If your idea of new content for a live-service game is one new two-hour level every three months, you are in the wrong market. The rest of the live service and RPG progression don’t do enough or are interesting enough on their own to warrant playing the game daily, no matter how many daily and weekly quests the game wants you to do. These games are often very plain in terms of the moment-to-moment gameplay — to make the RPG systems more prevalent. Better examples do keep adding in short to mid-term content but still aren’t necessarily growing the game design year-by-year.
Multiplayer-focused games are often better when it comes to short-term content: updating new maps, releasing a cosmetic pack, and having a few events during seasonal times. The ones that do last will focus on mid-term content — adding new characters, creating new maps, etc. But where they fail is with long-term content: creating something legitimately new and original that wasn’t seen in the game before. With Destiny 2, the stories of the developer removing/locking content do not sit right with me. As a live service studio, you should never be removing access to story-driven content — it should be archived and remained accessible. In Fortnite, while the different chapters do mix up the game, so much of the game’s content is simply tossed out after it’s no longer the flavor of the month. And despite being over six years old, there is nothing in terms of long-term content added to Dead by Daylight at this time.
The problem that often comes with supporting multiplayer games is that there is no real focus anymore on attracting new players or winning back people who left for one reason or another. These games tend to become very insular after a few months of release — and usually after horror stories of how painful they can be for new players. The other problem is that the short-term loop of these games becomes highly repetitive without the greater focus on mid and long-term content needed to inject variety into the core gameplay.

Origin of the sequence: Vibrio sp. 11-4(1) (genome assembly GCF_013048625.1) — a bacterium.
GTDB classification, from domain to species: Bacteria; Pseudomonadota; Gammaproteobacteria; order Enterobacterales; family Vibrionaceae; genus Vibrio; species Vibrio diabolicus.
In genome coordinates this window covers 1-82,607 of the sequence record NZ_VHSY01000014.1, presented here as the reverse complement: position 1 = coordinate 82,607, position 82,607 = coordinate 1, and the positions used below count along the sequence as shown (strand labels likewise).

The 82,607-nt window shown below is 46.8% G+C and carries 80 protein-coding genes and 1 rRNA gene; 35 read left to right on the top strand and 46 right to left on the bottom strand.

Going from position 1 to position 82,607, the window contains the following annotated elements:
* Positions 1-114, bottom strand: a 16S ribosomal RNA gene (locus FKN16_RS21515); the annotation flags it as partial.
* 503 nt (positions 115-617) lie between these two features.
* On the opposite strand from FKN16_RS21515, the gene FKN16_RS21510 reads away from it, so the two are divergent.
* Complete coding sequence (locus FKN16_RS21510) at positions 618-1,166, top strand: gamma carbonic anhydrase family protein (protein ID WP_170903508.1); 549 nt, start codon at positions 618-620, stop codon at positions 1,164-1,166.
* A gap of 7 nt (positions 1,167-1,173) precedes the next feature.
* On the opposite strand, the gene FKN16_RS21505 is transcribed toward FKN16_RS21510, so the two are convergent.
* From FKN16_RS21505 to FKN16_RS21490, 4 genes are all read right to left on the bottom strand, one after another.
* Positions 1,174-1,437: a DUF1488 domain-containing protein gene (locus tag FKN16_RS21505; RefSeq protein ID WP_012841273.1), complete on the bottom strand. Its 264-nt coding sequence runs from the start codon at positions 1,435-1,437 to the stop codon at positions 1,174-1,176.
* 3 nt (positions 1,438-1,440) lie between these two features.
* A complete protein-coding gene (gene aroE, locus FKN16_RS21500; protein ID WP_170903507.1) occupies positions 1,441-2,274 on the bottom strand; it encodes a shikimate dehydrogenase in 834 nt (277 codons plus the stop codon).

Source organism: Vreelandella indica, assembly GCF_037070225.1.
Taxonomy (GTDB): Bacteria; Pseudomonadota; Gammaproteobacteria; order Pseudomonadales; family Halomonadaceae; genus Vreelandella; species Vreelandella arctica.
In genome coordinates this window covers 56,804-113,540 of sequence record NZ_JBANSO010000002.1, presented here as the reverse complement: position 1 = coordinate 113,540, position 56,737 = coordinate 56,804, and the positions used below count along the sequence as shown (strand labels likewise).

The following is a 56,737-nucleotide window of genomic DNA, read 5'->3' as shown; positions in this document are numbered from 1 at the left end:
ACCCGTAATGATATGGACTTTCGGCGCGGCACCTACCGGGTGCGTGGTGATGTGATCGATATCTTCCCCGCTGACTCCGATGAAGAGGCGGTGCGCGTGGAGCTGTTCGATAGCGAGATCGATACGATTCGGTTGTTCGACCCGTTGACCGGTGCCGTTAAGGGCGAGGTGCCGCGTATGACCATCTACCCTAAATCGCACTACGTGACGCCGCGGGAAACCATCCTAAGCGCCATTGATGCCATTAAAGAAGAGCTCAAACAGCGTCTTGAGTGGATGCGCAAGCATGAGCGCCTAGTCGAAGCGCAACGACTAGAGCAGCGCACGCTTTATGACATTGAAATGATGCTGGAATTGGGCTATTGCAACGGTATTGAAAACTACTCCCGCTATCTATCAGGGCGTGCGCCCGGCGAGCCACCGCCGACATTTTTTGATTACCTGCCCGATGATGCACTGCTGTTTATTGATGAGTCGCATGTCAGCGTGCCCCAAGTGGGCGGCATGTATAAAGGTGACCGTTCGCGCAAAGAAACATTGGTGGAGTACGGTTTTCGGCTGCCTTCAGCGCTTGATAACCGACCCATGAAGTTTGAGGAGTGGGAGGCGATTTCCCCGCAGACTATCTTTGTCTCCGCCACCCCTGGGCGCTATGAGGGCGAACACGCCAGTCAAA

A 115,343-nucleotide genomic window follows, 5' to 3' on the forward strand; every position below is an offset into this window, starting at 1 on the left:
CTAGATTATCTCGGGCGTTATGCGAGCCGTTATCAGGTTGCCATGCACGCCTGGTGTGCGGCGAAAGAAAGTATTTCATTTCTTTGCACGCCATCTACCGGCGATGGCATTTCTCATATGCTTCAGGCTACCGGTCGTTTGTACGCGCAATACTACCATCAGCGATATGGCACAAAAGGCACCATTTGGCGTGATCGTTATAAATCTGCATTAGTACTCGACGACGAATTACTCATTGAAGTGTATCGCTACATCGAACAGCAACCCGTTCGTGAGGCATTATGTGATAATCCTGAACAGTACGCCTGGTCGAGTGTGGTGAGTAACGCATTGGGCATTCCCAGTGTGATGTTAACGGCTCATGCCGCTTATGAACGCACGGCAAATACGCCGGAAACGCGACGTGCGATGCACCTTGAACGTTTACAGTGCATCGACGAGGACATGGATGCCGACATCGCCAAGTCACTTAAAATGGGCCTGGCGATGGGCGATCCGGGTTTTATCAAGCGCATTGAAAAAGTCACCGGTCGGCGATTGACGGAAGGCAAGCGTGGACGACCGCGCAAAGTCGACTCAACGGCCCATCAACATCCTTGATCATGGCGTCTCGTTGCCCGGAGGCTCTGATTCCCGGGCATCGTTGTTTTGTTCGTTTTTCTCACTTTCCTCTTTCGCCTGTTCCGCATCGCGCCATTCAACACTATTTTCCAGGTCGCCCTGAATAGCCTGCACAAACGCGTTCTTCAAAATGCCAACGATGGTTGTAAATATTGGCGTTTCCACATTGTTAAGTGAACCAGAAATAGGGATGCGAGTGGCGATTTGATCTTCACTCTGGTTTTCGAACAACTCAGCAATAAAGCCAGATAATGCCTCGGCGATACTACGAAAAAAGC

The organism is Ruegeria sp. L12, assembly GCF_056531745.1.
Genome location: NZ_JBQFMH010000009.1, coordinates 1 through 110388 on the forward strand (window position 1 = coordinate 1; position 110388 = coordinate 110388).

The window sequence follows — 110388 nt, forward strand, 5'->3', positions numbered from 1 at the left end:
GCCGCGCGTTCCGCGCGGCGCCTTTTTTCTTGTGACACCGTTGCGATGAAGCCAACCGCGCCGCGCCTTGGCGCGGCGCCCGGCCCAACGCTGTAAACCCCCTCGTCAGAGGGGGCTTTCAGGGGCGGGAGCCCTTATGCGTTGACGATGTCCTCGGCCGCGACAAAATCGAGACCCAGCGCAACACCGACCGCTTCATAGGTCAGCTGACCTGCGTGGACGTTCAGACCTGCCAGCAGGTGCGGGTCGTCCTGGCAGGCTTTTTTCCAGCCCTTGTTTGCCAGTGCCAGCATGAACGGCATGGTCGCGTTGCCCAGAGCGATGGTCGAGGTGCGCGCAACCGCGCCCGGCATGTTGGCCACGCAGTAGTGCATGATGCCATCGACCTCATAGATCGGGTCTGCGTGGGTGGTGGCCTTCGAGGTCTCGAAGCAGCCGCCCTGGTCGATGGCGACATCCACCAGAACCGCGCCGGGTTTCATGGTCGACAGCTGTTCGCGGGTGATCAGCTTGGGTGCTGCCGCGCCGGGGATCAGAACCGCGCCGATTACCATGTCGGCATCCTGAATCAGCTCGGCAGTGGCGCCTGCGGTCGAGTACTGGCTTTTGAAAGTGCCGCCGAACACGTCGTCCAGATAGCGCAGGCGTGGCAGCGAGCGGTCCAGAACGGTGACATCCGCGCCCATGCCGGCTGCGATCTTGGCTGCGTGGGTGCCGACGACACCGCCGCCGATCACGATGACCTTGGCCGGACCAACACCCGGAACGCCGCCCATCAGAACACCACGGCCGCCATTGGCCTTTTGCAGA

This is why so many of the multiplayer-focused live service games just ended up failing after a few months. The game’s loop wasn’t interesting enough to retain a large audience who would play it daily, and there wasn’t any content being developed to grow the game beyond just a limited section of hardcore fans. For the ones that do succeed, like Counterstrike: Global Offensive, they have reached that point where it’s no longer about changing/growing the game, but simply focusing on short and mid-term content to keep their fans happy. And with that said, there has finally been word that there will be a sequel to Counterstrike.
And to that point, it’s also why I would argue that multiplayer-focused games in this respect shouldn’t be considered part of the live service market in the same way as F2P/mobile games or MMORPGs. There is a very obvious reason why these games don’t see fundamental growth and changes to their gameplay loops — it would upset the competitive nature and multiplayer experience. However, having the game change and grow is at the heart of what defines a live service game. The one exception that I could think of is Overkill Software’s Payday 2, as they supported that game for years and did change the basic structure, adding in new gameplay systems during its peak.
The MMORPG genre is an interesting one in this respect. By design, they are forced to make sure that they have all three kinds of content in them. This is also why the cost of developing one is so high and why we really haven’t seen any new large-scale MMORPGs over the past decade, with Final Fantasy 14 currently the most successful example of the genre.
The never-ending challenge for live service games is to be as accommodating as possible for new players with great short-term content, make the mid-tern content enticing and keep people playing, and turn consumers into fans who are waiting for the long-term content to keep supporting the studio and game.
To make a proper live service game, you need to be thinking far longer in terms of your development.
The companies that have best succeeded in terms of live service aren’t just thinking about their game day-by-day or month-by-month, but looking at what months and years of support will look like. The original successes of Path of Exile and Warframe worked by being released (or by repackaging, as with Warframe) a great core gameplay loop and short-term content. From there, these games grew massively over the years — adding new story content, new game modes, and new things to monetize.
The reason these games worked so well was that they were enjoyable to play without the need to spend money, and when new content gets added, the consumer base responds positively because it means their game is going to get even bigger and better. It’s why for games like Path of Exile, Warframe, Arknights, Genshin Impact, Azur Lane, and other live service successes, the fans are more than happy to spend money on new content or on a new banner if it means that the game will continue to grow and change. And these developers have a proven track record at this point of not just resting on their laurels. Every new major event in Arknights will add original rules and mechanics that haven’t been seen in the game up until that point.